Littleton Massacre Spotlights Parental Liability Laws
The deaths of 14 students and one teacher at Columbine High School will likely lead to a proliferation of similar legislation, predicted Steven Wisensale, a University of Connecticut family law and public policy professor.
His prediction was based on President Clinton's proposed legislation to make parents criminally responsible if their children commit crimes with guns. In a related piece of legislation, the Illinois House approved a bill to jail gun owners whose weapons maim or kill in the hands of children.
But before explosions and automatic weapons fire rang through the halls of Columbine High, Alabama, Arkansas, California, Delaware, Kentucky, Louisiana, Missouri, New York, Ohio, Oregon, Tennessee and Wyoming already had parental responsibility statutes on their books.
Their laws allow parents to be prosecuted based on a failure to supervise their offspring, or because of negligent supervision. Penalties include incarceration and fines.
Colorado, the state where teenagers Dylan Klebold and Eric Harris went on their murderous rampage, also has a parental responsibility law, says Linda Szymanski of the National Center for Juvenile Justice. But the scope of Colorado's law is limited and only makes parents subject to criminal sanctions if they fail to participate in a child's adjudication, Szymanski says.
Before the Littleton tragedy, North Carolina had already decided that on July 1 it would begin enforcing a law requiring parents to appear in court when their minor children are being tried.
Three states, Michigan, Utah and Idaho, have laws giving local jurisdictions the authority to hold parents criminally responsible for children's deeds.
In the aftermath of Littleton, an onslaught of parental liability legislation from stunned lawmakers is likely. Some question whether laws holding moms and dads criminally responsible for the sins of their sons and daughters are good public policy.
"The problem we have in this country is we're constantly wrestling with the dilemma of preserving the privacy of what goes on in the family, versus what is for the good of the greater community," says Wisensale of the University of Connecticut. "I don't know if parental responsibility laws are the way to go. They might be -- I don't think we have enough evidence to address that. Maybe they'll work, but it's a question of how far can you go to legislate behavior?"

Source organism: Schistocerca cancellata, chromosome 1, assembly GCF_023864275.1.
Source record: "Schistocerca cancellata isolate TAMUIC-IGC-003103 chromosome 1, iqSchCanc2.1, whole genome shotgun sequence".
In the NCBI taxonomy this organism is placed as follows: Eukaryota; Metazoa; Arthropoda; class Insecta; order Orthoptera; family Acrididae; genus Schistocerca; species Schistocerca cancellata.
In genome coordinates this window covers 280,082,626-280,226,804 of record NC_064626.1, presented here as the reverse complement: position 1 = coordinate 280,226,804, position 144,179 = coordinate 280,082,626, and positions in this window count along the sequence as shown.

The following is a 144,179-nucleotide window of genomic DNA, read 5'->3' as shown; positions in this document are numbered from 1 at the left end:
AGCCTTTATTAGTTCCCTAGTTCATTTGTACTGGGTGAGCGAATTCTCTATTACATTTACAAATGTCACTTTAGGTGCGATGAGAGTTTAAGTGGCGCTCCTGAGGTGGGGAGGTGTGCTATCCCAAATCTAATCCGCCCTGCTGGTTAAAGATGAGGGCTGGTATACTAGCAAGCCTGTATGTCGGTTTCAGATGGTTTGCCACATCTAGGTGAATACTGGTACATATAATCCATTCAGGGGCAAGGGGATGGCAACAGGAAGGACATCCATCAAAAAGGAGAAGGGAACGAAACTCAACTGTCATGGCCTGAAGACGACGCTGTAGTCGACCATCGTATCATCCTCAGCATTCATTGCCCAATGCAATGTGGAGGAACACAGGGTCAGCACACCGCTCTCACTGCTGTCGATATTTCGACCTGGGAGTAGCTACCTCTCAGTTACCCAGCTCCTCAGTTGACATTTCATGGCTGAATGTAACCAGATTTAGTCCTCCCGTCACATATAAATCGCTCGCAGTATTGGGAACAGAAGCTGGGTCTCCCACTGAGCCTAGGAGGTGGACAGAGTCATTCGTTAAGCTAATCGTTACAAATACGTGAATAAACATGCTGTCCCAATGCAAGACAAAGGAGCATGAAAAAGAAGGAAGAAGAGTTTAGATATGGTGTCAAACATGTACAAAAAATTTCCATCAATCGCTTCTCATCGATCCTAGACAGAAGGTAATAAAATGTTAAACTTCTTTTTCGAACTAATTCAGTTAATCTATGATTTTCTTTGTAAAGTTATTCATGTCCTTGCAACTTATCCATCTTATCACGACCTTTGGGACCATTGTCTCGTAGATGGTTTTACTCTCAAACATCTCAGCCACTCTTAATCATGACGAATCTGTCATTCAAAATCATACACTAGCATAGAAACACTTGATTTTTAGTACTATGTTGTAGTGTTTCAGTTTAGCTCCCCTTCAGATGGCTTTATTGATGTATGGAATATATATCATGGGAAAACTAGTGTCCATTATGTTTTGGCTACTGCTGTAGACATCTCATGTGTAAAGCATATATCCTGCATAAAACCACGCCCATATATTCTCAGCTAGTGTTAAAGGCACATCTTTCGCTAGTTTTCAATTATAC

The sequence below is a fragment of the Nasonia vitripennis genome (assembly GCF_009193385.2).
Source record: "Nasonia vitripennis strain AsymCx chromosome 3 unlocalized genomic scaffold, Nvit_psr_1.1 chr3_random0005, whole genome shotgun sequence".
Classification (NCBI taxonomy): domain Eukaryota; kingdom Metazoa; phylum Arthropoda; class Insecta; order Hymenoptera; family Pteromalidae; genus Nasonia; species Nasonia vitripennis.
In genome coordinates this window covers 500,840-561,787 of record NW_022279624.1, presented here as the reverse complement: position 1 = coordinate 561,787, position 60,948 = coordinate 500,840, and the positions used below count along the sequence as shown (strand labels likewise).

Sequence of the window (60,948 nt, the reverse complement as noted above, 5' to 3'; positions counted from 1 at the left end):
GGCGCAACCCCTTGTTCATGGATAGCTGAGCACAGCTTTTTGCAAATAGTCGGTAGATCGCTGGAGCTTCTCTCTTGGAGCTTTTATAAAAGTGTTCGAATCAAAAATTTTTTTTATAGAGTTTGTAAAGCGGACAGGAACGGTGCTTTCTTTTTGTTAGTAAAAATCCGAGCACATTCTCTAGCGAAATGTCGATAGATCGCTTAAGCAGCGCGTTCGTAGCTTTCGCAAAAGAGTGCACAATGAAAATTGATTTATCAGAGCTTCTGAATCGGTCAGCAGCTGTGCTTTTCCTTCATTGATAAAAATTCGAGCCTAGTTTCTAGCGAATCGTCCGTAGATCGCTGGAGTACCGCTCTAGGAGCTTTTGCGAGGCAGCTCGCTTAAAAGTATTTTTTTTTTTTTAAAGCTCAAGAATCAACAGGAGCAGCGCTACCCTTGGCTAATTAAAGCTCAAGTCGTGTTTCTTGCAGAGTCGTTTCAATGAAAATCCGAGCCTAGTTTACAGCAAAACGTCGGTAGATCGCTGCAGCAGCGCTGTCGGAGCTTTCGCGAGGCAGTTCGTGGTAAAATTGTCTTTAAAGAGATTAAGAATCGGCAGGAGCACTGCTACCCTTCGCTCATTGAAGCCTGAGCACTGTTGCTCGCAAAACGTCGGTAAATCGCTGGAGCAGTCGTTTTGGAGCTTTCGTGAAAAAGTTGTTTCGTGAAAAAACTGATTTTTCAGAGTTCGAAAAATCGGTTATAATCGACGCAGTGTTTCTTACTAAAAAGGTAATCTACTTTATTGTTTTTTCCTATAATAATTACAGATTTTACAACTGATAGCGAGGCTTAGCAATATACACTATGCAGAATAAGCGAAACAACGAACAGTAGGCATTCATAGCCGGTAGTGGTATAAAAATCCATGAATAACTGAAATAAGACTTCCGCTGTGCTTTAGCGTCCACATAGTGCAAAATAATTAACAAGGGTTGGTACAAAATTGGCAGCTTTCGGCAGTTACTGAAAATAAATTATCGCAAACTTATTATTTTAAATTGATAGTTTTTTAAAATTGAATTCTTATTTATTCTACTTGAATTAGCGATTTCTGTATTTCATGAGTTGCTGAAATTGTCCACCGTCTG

When the focus shifts from criminal trials to civil trials, which emphasize the recovery of money damages, it's been widely accepted since the late 1800's that parents may be held liable for their children's crimes, University of Michigan law professor Frank Vandervort says.
California was the first state in the nation to enact a criminal parental liability law, in 1985, largely to begin holding the parents of gang dealers accountable.
If states rush to put laws on their books holding parents criminally responsible, that would be "an overreaction," Vandervort says. "Actually, what we have in most states is that children can be charged criminally as adults. It's as if I went out and committed a crime and a state tried to hold you responsible for it."
Vandervort adds that parental responsibility statutes are " inevitably going to be challenged in court."
That's already happened in California, where a group of taxpayers filed suit to have the state's parental responsibility law removed. They claimed it was unconstitutionally vague and would result in a waste of public funds. Their challenge made it to California's top court, where it was upheld in 1988, says Szymanski.
On the other hand, Connecticut has struck down statutes holding parents responsible for children's acts, according to the National Conference of State Legislatures.